This one worried me less. If companies need mid-level developers, then they will hire juniors and train them to the level they need. Lot's of industries do this currently - welding, for instance, or CAD modeling, for a more modern example.

Quote:
With all of that out of the way, I'd ask for more details on how you see a win for humans and what cards need to be played and by whom? As you specified 'humans,' my presumption is a big picture that likely includes "buggy whip" losses. To be clear, I'm not arguing against any losses, only that I think rapid advancement could see a scale of losses that is unsustainable.

As I said, I think it is likely that automation will have a pretty big impact on our society in the short term. However, the broader framework is that higher efficiency is always better in the long term. Factory farming, which eliminated a large fraction of farming jobs, made food cheap enough that very few people in non-third world countries go hungry these days. The automobile, which allowed individual travel at a cost working families could afford, greatly improved job opportunities, and helped create the conditions to pull millions out of poverty.

And this current round of automation promises the mother of all efficiency increases. It seems likely that we will look back 100 years from now and talk about the ML revolution the way we talk about the industrial revolution now. So that is what I mean by playing our cards right. To capture the benefits of automation without the incredible disruption that could occur.

I don't exactly know how to play our cards. I don't like UBI. I prefer to invest heavily in education. Make college standard, and push back the age at which people typically start working - that will reduce supply of employees. But that is just a small piece of the puzzle. Invest seriously in job retraining, perhaps. Reduce deficit spending during economic growth, so that the government has the ability to step in when necessary. But now we are getting into motherhood and apple pie.
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PostPosted: Tue May 12, 2020 10:08 am    Post subject: Reply with quote

pjp wrote:
I don't think that video made any disclaimers or clear indications that it was fiction.

Well, there is one "Footnote video" on the footnotes for this. That by the way, have more footnotes videos with even more precise information, that someone really interested can easily follow. So, I sill don't understand your complain.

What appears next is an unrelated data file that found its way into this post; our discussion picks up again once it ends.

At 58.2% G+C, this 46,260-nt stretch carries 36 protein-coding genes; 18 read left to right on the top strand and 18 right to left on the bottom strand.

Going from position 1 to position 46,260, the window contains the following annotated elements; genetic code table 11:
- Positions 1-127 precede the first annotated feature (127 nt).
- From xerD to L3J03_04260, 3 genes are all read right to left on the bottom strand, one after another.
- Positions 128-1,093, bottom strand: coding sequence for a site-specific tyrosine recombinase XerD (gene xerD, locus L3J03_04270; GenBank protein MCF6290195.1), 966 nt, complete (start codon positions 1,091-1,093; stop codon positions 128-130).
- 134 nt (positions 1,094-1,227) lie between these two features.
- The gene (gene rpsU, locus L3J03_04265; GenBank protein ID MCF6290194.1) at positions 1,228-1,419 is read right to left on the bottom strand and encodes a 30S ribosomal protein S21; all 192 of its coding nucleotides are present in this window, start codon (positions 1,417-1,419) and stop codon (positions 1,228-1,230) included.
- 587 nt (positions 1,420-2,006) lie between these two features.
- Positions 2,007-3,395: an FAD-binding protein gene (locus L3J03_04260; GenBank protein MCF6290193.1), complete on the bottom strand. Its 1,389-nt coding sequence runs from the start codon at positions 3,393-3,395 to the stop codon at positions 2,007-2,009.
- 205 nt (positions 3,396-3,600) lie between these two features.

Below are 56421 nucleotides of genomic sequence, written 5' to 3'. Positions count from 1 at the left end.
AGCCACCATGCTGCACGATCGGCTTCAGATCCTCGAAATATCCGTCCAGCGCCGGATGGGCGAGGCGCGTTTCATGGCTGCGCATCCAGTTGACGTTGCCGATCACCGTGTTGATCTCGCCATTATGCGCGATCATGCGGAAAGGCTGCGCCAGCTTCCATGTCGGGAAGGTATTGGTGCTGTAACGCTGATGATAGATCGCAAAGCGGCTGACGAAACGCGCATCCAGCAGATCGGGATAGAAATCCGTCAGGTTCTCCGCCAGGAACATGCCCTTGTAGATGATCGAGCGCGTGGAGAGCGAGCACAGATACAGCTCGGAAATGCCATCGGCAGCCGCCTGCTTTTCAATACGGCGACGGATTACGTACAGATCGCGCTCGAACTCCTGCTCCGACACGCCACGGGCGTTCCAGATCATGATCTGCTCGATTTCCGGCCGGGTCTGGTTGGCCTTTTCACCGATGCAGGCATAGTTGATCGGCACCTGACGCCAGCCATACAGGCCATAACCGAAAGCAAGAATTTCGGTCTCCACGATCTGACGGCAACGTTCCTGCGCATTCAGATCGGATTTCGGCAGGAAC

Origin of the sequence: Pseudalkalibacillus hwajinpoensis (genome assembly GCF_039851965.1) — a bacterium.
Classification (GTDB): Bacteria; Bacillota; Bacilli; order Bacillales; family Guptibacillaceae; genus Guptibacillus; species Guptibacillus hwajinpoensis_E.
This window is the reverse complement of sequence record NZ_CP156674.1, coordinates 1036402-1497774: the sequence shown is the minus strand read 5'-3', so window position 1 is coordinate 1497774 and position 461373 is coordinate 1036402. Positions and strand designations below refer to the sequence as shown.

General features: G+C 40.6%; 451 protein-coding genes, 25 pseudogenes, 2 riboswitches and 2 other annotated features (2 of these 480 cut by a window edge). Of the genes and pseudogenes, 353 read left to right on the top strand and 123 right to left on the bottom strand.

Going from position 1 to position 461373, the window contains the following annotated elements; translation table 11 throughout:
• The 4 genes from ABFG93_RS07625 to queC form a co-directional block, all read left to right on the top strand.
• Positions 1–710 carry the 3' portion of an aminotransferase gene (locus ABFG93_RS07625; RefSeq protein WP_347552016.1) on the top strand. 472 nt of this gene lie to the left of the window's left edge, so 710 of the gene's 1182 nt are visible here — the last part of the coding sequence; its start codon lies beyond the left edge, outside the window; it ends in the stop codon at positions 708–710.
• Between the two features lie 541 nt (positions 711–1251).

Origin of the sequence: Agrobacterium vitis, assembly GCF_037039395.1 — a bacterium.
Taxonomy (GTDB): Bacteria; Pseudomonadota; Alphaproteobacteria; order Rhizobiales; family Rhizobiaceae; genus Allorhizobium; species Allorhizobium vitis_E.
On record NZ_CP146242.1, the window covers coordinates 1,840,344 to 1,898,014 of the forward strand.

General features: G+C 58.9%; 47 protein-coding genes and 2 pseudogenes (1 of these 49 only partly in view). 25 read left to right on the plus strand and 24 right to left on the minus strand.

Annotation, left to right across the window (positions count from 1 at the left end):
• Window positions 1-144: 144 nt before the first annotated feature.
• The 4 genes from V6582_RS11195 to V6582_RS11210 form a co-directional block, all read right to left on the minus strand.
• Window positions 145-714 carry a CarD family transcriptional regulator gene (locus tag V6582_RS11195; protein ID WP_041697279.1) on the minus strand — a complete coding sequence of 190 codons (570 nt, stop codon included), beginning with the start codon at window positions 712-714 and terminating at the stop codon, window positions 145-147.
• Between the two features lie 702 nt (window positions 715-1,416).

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PostPosted: Tue May 12, 2020 8:38 pm    Post subject: Re: Humans vs. Machines - this time is real Reply with quote

richk449 wrote:
The concern is obvious. It is not obvious that it will actually come to pass. Personally I think it is likely - automation will wipe out a very large number of jobs this round. But I don't think I can justify that, and I know my personal record at predicting the future isn't great.
I agree. I don't know if ML/AI has replaced an actual job at this point, but it seems among the closest to guaranteed bets a person could make. How many jobs is the part I think is unpredictable. General automation has replaced jobs, so how the automation happens seems a semantic argument. I suppose it is possible that ML will not directly cause job losses.

richk449 wrote:
This one worried me less. If companies need mid-level developers, then they will hire juniors and train them to the level they need. Lot's of industries do this currently - welding, for instance, or CAD modeling, for a more modern example.
You're probably correct. It could be that the entry point for a developer becomes higher / more difficult

richk449 wrote:
As I said, I think it is likely that automation will have a pretty big impact on our society in the short term. However, the broader framework is that higher efficiency is always better in the long term. Factory farming, which eliminated a large fraction of farming jobs, made food cheap enough that very few people in non-third world countries go hungry these days. The automobile, which allowed individual travel at a cost working families could afford, greatly improved job opportunities, and helped create the conditions to pull millions out of poverty.